ALL TEXT.
So that's that. I've seen many a closure over the years but this is the saddest.

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Old 25th Dec 2012, 12:36
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Angry Pathetic.

@SGC;- Yes, it truly is very sad. Long-term, with the airfield gone, getting serious manufacturing re-started will be stymied - permanently. Give it 5-10 years, and well see the remnants of RR & Airbus go too.

It's all short-termism. I fail to see why the airfield couldn't have just been mothballed if they were bothered about the costs. This was done with hundreds of a/d after the war. The Local Authorities would no doubt trumpet that they are 'providing jobs and housing', but they really just see Brownfield sites as soft-targets to build more rabbit-hutches to pay them rip-off taxes. We see this over and over again. However, airfields may be easy & profitable to close, but they cost zillions to build.

Filton not only has a great history, but it's been a great asset to Bristol since aviation began. Politicians have been instrumental in the destruction of the British aviation industry. This is just one more of their 'achievments'
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Old 25th Dec 2012, 17:57
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Filton should have been developed in order to replace Cardiff and Lulsgate.......an almost ideal transport interchange with road and rail connections adjacent?

Then that would require a co-ordinated transport policy.......last mentioned by Prescott in 1997; alas it never materialised and probably never will!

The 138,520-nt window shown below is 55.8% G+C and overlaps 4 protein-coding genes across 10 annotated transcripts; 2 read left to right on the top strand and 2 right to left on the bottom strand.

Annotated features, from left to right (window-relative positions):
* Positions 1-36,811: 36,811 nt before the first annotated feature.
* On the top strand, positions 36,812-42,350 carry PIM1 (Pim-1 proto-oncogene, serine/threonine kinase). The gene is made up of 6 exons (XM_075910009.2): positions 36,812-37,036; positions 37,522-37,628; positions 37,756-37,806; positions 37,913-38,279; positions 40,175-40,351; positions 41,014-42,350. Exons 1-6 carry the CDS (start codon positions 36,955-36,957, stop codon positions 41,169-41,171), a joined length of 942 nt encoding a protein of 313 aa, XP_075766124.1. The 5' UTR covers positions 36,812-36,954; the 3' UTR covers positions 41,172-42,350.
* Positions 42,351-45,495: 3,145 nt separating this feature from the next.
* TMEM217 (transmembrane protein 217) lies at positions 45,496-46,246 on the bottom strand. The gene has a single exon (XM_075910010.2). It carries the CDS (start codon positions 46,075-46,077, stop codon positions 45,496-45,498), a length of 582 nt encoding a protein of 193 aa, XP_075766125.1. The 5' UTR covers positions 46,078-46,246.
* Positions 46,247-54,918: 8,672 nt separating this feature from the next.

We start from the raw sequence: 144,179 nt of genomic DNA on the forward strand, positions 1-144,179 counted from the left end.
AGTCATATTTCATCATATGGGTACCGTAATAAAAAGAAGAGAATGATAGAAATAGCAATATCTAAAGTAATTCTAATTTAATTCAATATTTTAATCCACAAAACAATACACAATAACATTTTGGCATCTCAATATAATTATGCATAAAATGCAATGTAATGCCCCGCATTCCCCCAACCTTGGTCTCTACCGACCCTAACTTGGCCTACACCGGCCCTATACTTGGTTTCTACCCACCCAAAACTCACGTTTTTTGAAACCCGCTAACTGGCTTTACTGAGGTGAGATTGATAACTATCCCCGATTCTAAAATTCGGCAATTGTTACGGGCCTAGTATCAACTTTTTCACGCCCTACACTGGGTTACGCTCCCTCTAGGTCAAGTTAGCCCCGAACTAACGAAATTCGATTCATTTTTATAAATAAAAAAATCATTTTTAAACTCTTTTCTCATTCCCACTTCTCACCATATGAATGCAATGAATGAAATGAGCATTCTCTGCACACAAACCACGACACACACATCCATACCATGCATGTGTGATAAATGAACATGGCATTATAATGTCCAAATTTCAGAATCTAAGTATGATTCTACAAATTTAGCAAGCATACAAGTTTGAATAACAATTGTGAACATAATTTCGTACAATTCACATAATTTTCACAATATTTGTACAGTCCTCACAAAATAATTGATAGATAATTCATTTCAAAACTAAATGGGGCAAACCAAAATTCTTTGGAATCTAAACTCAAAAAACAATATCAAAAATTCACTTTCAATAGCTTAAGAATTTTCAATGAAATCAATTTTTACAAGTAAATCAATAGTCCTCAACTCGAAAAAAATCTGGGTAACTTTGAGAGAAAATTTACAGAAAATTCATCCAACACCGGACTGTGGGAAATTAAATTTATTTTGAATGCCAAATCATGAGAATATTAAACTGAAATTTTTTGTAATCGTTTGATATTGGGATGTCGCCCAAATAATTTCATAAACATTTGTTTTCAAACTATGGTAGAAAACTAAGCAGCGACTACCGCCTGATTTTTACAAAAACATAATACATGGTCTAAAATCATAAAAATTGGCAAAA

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Old 25th Dec 2012, 19:33
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Filton should have been developed in order to replace Cardiff and Lulsgate.......an almost ideal transport interchange with road and rail connections adjacent?

Then that would require a co-ordinated transport policy.......last mentioned by Prescott in 1997; alas it never materialised and probably never will!
Totally agree. Two motorways M4 and M5 the rail connections to Plymouth, Paddington, Birmingham, Cardiff and Glasgow right on the doorstep.
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Old 25th Dec 2012, 22:13
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Stop it, stop it. We'll have no out breaks of commonsense around here thank you kindly.

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Old 26th Dec 2012, 07:54
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Not wishing to stir with the proverbial spoon, but I bet EK/QR would be flying out of Filton now with its excellent road and rail transport. What international carrier would want to operate out a field with cows f*****g downwind!!

Yet again a fine example of bad politics and council management which have ruined Bristol's potential of business expansion.
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Old 27th Dec 2012, 11:06
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Where to begin..................
I'll start with the closure from a work perspective, it's been a pleasure working alongside the Filton guys during my time at Bristol and I agree with all here that the closure is a travesty.

I fail to see why the airfield couldn't have just been mothballed if they were bothered about the costs
'Mothballing' isn't cheap as the on site equipment costs money in upkeep regardless of whether it's being used or not. Anyhoo, if it was to re-open in say three years, would the spares be available for the radar, ILS, NDB etc and who would carry out maintainence meanwhile. Equipment can become obsolete in this game in not too short a timeframe. Where would the engineers come from, certainly not employed by Bae. What about the ATC staff? Yes, you'll always get guys at the very start or very end of their career to work for you (if the T&Cs are right) but that carries great cost in getting the unit up and running again. Where would the 'customers' come from? Couple of trainers from Oxford a day and a LARS contract? Give me strength!